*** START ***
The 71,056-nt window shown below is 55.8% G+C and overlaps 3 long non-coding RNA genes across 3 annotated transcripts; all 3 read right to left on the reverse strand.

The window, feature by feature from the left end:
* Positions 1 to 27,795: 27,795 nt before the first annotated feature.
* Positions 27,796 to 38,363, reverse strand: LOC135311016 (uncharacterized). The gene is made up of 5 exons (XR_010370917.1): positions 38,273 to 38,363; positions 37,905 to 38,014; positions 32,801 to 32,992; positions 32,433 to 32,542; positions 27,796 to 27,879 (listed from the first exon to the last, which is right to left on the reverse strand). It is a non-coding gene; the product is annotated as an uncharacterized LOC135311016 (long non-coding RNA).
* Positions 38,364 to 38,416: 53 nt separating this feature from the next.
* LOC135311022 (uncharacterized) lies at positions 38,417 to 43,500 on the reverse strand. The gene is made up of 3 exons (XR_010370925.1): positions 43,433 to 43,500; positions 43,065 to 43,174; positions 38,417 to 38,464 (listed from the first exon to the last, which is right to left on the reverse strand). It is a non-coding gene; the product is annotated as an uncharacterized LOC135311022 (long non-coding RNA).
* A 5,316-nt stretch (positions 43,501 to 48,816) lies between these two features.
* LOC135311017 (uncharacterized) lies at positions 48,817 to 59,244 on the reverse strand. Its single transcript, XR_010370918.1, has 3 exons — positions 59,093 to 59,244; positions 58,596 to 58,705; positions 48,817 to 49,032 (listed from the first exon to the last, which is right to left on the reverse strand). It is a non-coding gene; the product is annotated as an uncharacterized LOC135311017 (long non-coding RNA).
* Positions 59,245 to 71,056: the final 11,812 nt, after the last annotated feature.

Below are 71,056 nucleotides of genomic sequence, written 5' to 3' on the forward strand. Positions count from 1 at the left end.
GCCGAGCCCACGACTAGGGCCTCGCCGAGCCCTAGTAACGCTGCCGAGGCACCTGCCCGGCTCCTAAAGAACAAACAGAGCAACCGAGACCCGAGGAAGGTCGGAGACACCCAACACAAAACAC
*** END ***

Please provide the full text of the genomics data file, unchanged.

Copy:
The 71,056-nt window shown below is 55.8% G+C and overlaps 3 long non-coding RNA genes across 3 annotated transcripts; all 3 read right to left on the reverse strand.

The window, feature by feature from the left end:
* Positions 1 to 27,795: 27,795 nt before the first annotated feature.
* Positions 27,796 to 38,363, reverse strand: LOC135311016 (uncharacterized). The gene is made up of 5 exons (XR_010370917.1): positions 38,273 to 38,363; positions 37,905 to 38,014; positions 32,801 to 32,992; positions 32,433 to 32,542; positions 27,796 to 27,879 (listed from the first exon to the last, which is right to left on the reverse strand). It is a non-coding gene; the product is annotated as an uncharacterized LOC135311016 (long non-coding RNA).
* Positions 38,364 to 38,416: 53 nt separating this feature from the next.
* LOC135311022 (uncharacterized) lies at positions 38,417 to 43,500 on the reverse strand. The gene is made up of 3 exons (XR_010370925.1): positions 43,433 to 43,500; positions 43,065 to 43,174; positions 38,417 to 38,464 (listed from the first exon to the last, which is right to left on the reverse strand). It is a non-coding gene; the product is annotated as an uncharacterized LOC135311022 (long non-coding RNA).
* A 5,316-nt stretch (positions 43,501 to 48,816) lies between these two features.
* LOC135311017 (uncharacterized) lies at positions 48,817 to 59,244 on the reverse strand. Its single transcript, XR_010370918.1, has 3 exons — positions 59,093 to 59,244; positions 58,596 to 58,705; positions 48,817 to 49,032 (listed from the first exon to the last, which is right to left on the reverse strand). It is a non-coding gene; the product is annotated as an uncharacterized LOC135311017 (long non-coding RNA).
* Positions 59,245 to 71,056: the final 11,812 nt, after the last annotated feature.

Below are 71,056 nucleotides of genomic sequence, written 5' to 3' on the forward strand. Positions count from 1 at the left end.
GCCGAGCCCACGACTAGGGCCTCGCCGAGCCCTAGTAACGCTGCCGAGGCACCTGCCCGGCTCCTAAAGAACAAACAGAGCAACCGAGACCCGAGGAAGGTCGGAGACACCCAACACAAAACAC